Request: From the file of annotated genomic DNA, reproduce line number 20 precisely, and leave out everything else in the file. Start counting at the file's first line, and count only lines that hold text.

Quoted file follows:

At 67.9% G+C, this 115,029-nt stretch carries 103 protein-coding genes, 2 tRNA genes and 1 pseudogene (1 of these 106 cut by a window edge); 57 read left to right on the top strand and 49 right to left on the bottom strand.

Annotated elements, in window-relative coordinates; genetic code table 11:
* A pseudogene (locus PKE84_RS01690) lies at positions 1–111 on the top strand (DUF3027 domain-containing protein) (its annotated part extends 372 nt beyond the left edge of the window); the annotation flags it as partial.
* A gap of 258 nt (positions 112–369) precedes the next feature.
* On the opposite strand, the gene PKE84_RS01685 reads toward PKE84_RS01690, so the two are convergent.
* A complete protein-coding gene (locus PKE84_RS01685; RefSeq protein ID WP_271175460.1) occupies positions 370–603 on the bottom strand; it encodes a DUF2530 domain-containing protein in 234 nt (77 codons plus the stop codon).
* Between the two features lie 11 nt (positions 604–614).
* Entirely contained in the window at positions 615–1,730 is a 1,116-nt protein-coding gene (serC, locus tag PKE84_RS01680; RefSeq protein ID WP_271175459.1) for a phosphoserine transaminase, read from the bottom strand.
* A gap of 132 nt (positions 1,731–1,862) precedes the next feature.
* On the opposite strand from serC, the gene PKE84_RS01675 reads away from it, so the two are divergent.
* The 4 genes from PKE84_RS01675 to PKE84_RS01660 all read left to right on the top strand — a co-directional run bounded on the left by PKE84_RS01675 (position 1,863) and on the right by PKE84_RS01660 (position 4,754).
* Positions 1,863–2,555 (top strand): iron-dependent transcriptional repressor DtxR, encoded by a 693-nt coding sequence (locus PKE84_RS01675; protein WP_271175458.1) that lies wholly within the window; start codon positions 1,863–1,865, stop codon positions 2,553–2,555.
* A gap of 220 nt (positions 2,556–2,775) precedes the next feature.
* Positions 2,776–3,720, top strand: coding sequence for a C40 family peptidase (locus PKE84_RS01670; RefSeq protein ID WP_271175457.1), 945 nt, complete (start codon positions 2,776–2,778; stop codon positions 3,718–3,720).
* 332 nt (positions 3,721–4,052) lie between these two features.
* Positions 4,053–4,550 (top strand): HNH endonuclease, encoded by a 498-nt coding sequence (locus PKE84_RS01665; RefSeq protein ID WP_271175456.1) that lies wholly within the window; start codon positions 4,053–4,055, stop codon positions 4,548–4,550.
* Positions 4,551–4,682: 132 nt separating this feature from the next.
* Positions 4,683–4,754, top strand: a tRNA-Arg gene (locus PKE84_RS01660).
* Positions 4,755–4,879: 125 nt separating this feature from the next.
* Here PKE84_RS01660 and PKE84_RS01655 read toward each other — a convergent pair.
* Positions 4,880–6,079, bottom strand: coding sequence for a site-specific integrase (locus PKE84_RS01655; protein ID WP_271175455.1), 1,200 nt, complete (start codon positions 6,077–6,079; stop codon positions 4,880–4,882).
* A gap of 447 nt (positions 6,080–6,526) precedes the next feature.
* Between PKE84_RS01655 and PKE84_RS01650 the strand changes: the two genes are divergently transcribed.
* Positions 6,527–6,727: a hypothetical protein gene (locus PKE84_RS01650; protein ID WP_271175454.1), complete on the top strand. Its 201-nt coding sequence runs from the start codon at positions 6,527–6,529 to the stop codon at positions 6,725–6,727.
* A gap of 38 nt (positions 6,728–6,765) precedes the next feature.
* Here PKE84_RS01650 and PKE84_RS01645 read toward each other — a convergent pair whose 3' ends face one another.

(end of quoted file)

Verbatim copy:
* Here PKE84_RS01660 and PKE84_RS01655 read toward each other — a convergent pair.